Why Your Confidentiality and Non-Disparagement Clause Might Be Void

Apr 3 2023

When an employee is terminated from their job, they frequently receive a severance package that promises money in exchange for certain restrictions. In order to receive their severance payment, the employee must sign the agreement and consent to its terms. Usually, these packages include non-disparagement provisions that prevent the former employee from “bad mouthing” the company and confidentiality provisions that render the entire agreement – including, most especially, the amount of money the employee receives – secret. And these severance agreements often impose hefty financial penalties and the threat of litigation should the employee violate these promises. This dynamic then chills the former employee from speaking out about their employment and termination, including with employees who remain with the company.

On February 21, 2023, the National Labor Relations Board (NLRB) handed down a historic decision that could drastically change this one-sided dynamic. In a decision known as McLaren Macomb, the NLRB decided that severance agreements containing broad non-disparagement and confidentiality provisions are unlawful under the National Labor Relations Act (NLRA) because they interfere with employees’ rights.

More specifically, the NLRB found that the non-disparagement provision in that agreement was overly broad because it restricted the former employee’s ability to speak out about any labor issue, dispute, or term or condition of employment concerning the employer. The NLRB similarly found the confidentiality provision unlawful because it prevented the former employee from disclosing the terms of the severance agreement to any third person, which in turn would preclude the employee from alleging an unfair labor practice, assisting the NLRB in an investigation against the company, or exchanging information with a union or former coworkers who may be offered such an agreement in the future.

Interestingly, the NLRB also determined that an employer’s mere offer of a severance agreement with non-disparagement and confidentiality clauses to employees was itself unlawful, regardless of whether or not the employee actually accepted the agreement. The NLRB found that such an offer has a coercive effect, because employees are enticed to accept settlement benefits with unlawful conditions attached.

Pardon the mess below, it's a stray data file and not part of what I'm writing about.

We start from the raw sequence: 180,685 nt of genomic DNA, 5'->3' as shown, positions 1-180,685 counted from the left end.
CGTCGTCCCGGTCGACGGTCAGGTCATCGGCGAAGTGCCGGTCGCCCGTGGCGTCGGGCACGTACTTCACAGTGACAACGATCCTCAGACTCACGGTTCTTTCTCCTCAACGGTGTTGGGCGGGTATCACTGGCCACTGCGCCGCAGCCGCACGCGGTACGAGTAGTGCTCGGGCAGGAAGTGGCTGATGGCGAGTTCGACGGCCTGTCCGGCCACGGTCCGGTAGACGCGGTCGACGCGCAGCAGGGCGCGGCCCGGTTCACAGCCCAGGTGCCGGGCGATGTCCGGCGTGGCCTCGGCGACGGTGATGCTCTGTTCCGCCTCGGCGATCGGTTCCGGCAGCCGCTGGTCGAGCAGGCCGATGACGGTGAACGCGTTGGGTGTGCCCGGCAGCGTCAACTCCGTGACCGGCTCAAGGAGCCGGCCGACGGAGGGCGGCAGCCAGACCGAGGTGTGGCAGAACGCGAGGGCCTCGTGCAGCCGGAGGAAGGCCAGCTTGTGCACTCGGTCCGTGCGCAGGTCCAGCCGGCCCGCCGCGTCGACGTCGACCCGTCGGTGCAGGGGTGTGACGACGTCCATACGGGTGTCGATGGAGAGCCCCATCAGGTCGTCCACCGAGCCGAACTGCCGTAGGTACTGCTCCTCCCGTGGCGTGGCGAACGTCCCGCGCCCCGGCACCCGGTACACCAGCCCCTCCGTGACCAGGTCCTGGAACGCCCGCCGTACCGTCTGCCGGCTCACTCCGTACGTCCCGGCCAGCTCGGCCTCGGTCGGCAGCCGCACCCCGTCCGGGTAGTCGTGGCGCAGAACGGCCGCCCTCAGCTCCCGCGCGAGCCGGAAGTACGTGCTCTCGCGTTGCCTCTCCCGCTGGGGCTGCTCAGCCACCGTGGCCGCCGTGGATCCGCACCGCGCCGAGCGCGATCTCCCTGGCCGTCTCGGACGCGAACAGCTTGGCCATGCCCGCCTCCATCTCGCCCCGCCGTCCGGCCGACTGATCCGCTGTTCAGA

So what does this mean for employees going forward?

First, severance agreements in general are still valid, even when they ask employees to waive future legal claims against the employer. Only the non-disparagement and confidentiality aspects of these agreements may be invalid.

Second, these changes do not apply to all employees. Only private sector employers are covered; public sector employers are exempt from the decision. Likewise, management-level employees such as executives and supervisors are not impacted. Such higher-level employees can still be subject to non-disparagement and confidentiality agreements in exchange for their severance benefits.

Finally, the decision does not prevent an employer from protecting its trade secrets through a properly worded severance agreement. Employees can still be prohibited from disseminating private company information when receiving a severance payment.

The McLaren decision is new and as yet mostly untested in terms of whether courts will invalidate non-disparagement and confidentiality provisions in certain severance agreements. If an employee is presented with a severance agreement containing one of these provisions, it would be wise to consult an employment attorney to determine its validity. The lawyers at Garrison, Levin-Epstein, Fitzgerald, & Pirrotti are happy to help review such agreements and advise you of your rights. Feel free to reach out to us.

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